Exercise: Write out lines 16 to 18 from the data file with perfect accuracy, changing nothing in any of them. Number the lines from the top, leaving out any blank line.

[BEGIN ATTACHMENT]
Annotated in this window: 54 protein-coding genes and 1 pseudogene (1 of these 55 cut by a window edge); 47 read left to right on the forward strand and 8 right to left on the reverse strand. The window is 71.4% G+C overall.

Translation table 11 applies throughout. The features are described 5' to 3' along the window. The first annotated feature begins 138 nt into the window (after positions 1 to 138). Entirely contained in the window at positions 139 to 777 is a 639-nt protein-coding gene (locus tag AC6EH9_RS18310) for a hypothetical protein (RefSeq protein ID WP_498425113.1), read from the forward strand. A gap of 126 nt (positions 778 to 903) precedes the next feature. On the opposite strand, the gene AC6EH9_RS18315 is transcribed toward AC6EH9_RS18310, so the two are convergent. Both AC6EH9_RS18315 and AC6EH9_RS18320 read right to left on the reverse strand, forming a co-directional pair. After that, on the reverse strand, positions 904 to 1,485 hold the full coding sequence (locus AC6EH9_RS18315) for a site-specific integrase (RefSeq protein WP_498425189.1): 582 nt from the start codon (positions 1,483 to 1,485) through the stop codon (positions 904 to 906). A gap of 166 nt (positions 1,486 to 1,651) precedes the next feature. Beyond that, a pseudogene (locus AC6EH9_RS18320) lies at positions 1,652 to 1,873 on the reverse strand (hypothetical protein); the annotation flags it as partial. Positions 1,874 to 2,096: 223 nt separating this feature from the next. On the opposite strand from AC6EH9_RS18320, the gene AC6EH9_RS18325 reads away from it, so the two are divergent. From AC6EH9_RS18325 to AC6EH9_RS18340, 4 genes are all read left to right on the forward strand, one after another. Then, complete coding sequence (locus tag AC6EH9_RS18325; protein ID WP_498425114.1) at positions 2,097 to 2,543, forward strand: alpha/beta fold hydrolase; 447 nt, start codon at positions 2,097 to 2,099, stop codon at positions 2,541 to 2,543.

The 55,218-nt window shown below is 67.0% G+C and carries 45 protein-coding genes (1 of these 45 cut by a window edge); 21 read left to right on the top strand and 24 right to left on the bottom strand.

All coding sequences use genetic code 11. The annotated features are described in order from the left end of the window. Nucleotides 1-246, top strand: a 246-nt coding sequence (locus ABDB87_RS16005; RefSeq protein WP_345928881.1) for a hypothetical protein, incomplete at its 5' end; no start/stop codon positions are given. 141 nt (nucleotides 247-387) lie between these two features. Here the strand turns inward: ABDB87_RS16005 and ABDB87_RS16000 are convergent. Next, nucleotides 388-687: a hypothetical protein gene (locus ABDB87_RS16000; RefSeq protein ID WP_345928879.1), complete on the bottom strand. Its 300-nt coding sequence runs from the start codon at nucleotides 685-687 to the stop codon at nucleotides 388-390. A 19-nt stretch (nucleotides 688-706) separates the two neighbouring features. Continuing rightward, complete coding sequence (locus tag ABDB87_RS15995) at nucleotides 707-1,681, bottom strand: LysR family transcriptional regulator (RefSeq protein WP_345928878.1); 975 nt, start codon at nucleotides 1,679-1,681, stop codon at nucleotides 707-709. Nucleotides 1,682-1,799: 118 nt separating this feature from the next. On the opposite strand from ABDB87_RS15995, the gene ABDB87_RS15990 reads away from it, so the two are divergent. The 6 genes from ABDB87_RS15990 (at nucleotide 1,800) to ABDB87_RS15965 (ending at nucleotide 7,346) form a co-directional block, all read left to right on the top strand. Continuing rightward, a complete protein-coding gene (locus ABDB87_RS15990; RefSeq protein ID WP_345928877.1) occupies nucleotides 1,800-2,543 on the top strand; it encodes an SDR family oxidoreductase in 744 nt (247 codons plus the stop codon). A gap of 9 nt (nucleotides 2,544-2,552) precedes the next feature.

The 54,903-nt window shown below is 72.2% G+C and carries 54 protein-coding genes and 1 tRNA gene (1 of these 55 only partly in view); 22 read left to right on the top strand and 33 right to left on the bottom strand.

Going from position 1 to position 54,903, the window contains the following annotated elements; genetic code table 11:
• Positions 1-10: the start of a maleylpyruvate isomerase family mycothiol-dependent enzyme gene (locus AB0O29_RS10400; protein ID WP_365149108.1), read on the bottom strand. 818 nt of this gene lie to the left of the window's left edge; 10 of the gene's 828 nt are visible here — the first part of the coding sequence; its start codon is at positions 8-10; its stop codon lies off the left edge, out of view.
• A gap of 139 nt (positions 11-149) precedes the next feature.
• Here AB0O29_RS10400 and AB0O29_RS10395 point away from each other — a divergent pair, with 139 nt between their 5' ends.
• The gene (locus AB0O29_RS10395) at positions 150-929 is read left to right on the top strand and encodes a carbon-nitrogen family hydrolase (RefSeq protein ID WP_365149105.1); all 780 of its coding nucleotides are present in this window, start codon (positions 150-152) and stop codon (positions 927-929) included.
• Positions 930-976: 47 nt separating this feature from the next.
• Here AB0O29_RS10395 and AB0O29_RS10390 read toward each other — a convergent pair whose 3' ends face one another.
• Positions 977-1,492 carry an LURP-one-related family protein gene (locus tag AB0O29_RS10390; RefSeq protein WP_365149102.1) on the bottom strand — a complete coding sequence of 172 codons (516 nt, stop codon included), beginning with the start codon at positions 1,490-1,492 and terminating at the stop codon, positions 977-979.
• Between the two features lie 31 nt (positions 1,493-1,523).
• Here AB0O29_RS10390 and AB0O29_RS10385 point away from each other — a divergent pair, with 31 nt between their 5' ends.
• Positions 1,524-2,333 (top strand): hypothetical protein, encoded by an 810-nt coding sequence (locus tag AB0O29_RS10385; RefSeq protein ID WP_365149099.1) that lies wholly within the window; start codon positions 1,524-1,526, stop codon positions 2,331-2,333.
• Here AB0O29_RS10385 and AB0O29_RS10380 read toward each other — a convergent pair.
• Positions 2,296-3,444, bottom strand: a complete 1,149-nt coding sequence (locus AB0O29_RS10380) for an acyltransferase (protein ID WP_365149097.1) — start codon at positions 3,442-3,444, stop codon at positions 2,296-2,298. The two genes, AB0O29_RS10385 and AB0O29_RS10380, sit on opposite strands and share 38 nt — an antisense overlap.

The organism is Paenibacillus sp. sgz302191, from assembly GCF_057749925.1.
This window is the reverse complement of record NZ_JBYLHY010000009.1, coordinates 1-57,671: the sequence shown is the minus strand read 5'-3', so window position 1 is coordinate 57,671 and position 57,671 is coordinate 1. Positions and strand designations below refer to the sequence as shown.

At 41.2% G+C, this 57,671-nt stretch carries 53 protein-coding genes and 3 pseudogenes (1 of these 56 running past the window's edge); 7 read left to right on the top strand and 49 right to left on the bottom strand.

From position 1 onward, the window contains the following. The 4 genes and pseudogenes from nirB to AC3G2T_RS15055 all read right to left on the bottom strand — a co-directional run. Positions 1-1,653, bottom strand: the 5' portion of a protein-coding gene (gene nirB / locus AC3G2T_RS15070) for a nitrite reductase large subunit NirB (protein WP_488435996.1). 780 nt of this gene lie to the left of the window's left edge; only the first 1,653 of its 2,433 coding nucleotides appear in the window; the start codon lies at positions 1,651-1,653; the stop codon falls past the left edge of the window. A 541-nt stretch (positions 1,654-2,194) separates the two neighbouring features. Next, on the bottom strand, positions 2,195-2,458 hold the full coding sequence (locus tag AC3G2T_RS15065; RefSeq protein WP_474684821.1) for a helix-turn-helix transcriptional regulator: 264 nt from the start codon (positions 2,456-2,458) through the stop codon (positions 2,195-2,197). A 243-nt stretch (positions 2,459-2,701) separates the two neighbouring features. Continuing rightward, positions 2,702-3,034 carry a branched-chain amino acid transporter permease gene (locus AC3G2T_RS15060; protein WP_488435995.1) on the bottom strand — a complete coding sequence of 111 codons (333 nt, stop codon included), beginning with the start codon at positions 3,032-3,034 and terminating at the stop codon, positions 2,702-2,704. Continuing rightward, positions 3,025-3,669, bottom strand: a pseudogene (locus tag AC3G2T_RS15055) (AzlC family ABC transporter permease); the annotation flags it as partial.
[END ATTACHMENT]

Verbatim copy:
• Positions 1,524-2,333 (top strand): hypothetical protein, encoded by an 810-nt coding sequence (locus tag AB0O29_RS10385; RefSeq protein ID WP_365149099.1) that lies wholly within the window; start codon positions 1,524-1,526, stop codon positions 2,331-2,333.
• Here AB0O29_RS10385 and AB0O29_RS10380 read toward each other — a convergent pair.
• Positions 2,296-3,444, bottom strand: a complete 1,149-nt coding sequence (locus AB0O29_RS10380) for an acyltransferase (protein ID WP_365149097.1) — start codon at positions 3,442-3,444, stop codon at positions 2,296-2,298. The two genes, AB0O29_RS10385 and AB0O29_RS10380, sit on opposite strands and share 38 nt — an antisense overlap.